3 Happiness Techniques That Also Make You Healthier

People felt significantly happier afterwards and were less likely to take days off work sick.

People felt significantly happier afterwards and were less likely to take days off work sick.

Becoming happier makes people healthier, research finds.

People who used standard psychological techniques to feel happier over 12 weeks subsequently felt healthier and were less likely to be off work sick.

Participants worked at improving their core self, experiential self and social self over 12 weeks.

The approaches taught to people during the study included increasing feelings of gratitude, focusing on personal strengths and learning to be more mindful.

Dr Kostadin Kushlev, the study’s first author, said:

“Though prior studies have shown that happier people tend to have better cardiovascular health and immune-system responses than their less happy counterparts, our research is one of the first randomized controlled trials to suggest that increasing the psychological well-being even of generally healthy adults can have benefits to their physical health.”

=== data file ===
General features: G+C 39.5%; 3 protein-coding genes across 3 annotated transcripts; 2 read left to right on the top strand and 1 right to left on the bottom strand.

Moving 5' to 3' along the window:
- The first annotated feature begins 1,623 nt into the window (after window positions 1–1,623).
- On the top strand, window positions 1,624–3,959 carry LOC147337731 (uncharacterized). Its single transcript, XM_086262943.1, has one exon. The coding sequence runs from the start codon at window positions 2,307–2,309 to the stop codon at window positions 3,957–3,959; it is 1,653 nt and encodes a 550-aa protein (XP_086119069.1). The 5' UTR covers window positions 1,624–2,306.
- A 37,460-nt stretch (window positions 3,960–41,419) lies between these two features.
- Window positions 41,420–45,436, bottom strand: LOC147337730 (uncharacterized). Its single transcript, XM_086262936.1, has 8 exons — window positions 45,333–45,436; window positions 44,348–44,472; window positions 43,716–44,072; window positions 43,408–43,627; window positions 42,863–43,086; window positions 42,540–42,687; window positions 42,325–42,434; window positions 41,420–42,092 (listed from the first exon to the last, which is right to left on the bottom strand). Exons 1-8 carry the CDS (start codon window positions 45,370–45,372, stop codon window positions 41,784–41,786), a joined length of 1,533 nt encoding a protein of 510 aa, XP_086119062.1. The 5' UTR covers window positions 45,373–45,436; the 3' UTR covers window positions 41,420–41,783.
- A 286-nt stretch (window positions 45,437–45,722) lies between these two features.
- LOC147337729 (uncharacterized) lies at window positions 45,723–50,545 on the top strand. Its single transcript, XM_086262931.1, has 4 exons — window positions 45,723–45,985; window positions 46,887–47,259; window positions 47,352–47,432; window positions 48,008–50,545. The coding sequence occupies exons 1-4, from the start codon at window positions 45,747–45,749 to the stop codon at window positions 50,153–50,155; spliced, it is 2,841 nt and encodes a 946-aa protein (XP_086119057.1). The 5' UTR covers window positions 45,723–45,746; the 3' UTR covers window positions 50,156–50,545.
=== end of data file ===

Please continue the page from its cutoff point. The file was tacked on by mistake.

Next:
The study included 155 people aged 25-75, half of whom worked at boosting their happiness over 12 weeks.

They were taught three different psychological techniques for boosting their happiness.

The first, which they focused on for 3 weeks, was ‘core self’.

This involves identifying personal strengths, goals and values.

People who identify and practice their personal strengths — in other words, do what they are good at — tend to feel happier.

For the next 5 weeks, people focused on their experiential self.

This involved practising mindfulness and emotional regulation.

For the final 4 weeks, people cultivated their social selves, looking at ways to improve their feelings of gratitude and to increase positive social interactions.

Dr Kushlev said:

“All of the activities were evidence-based tools to increase subjective well-being.”

The results showed that people in the intervention group felt significantly happier afterwards and were less likely to take days off work sick.

People who were taught the happiness techniques online improved just as much as those taught face-to-face.

Dr Kushlev said:

“These results speak to the potential of such interventions to be scaled in ways that reach more people in environments such as college campuses to help increase happiness and promote better mental health among students.”

The study was published in the journal Psychological Science (Kushlev et al., 2020).

Author: Jeremy Dean

Psychologist, Jeremy Dean, PhD is the founder and author of PsyBlog. He holds a doctorate in psychology from University College London and two other advanced degrees in psychology. He has been writing about scientific research on PsyBlog since 2004. He is also the author of the book "Making Habits, Breaking Habits" (Da Capo, 2013) and several ebooks.

Get free email updates

Join the free PsyBlog mailing list. No spam, ever.